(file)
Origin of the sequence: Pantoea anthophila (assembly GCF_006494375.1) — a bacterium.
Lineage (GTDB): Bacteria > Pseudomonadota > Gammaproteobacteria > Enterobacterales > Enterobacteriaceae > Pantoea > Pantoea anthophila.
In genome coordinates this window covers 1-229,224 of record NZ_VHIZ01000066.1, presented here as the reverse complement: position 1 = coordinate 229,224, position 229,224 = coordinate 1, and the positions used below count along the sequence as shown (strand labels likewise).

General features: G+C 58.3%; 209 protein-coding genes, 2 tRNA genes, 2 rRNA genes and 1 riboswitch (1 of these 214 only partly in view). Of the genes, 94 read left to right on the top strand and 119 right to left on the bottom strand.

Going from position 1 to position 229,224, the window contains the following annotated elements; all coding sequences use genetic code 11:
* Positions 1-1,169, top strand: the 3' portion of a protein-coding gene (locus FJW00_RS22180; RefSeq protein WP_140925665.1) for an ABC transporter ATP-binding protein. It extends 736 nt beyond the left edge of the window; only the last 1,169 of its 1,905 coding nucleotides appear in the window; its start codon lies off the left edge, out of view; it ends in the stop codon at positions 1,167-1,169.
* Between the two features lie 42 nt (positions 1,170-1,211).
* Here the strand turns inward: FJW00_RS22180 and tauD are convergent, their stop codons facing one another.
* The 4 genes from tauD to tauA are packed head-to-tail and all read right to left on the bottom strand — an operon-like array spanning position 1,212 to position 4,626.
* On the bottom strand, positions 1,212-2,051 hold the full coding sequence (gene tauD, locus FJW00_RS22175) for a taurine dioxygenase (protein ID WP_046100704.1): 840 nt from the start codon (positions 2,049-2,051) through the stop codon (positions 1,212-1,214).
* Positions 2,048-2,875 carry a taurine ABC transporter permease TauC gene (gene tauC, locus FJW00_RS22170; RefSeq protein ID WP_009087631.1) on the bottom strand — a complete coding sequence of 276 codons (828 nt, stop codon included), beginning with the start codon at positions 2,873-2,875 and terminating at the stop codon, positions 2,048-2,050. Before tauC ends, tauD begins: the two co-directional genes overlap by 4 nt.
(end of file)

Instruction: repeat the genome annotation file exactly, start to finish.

Origin of the sequence: Pantoea anthophila (assembly GCF_006494375.1) — a bacterium.
Lineage (GTDB): Bacteria > Pseudomonadota > Gammaproteobacteria > Enterobacterales > Enterobacteriaceae > Pantoea > Pantoea anthophila.
In genome coordinates this window covers 1-229,224 of record NZ_VHIZ01000066.1, presented here as the reverse complement: position 1 = coordinate 229,224, position 229,224 = coordinate 1, and the positions used below count along the sequence as shown (strand labels likewise).

General features: G+C 58.3%; 209 protein-coding genes, 2 tRNA genes, 2 rRNA genes and 1 riboswitch (1 of these 214 only partly in view). Of the genes, 94 read left to right on the top strand and 119 right to left on the bottom strand.

Going from position 1 to position 229,224, the window contains the following annotated elements; all coding sequences use genetic code 11:
* Positions 1-1,169, top strand: the 3' portion of a protein-coding gene (locus FJW00_RS22180; RefSeq protein WP_140925665.1) for an ABC transporter ATP-binding protein. It extends 736 nt beyond the left edge of the window; only the last 1,169 of its 1,905 coding nucleotides appear in the window; its start codon lies off the left edge, out of view; it ends in the stop codon at positions 1,167-1,169.
* Between the two features lie 42 nt (positions 1,170-1,211).
* Here the strand turns inward: FJW00_RS22180 and tauD are convergent, their stop codons facing one another.
* The 4 genes from tauD to tauA are packed head-to-tail and all read right to left on the bottom strand — an operon-like array spanning position 1,212 to position 4,626.
* On the bottom strand, positions 1,212-2,051 hold the full coding sequence (gene tauD, locus FJW00_RS22175) for a taurine dioxygenase (protein ID WP_046100704.1): 840 nt from the start codon (positions 2,049-2,051) through the stop codon (positions 1,212-1,214).
* Positions 2,048-2,875 carry a taurine ABC transporter permease TauC gene (gene tauC, locus FJW00_RS22170; RefSeq protein ID WP_009087631.1) on the bottom strand — a complete coding sequence of 276 codons (828 nt, stop codon included), beginning with the start codon at positions 2,873-2,875 and terminating at the stop codon, positions 2,048-2,050. Before tauC ends, tauD begins: the two co-directional genes overlap by 4 nt.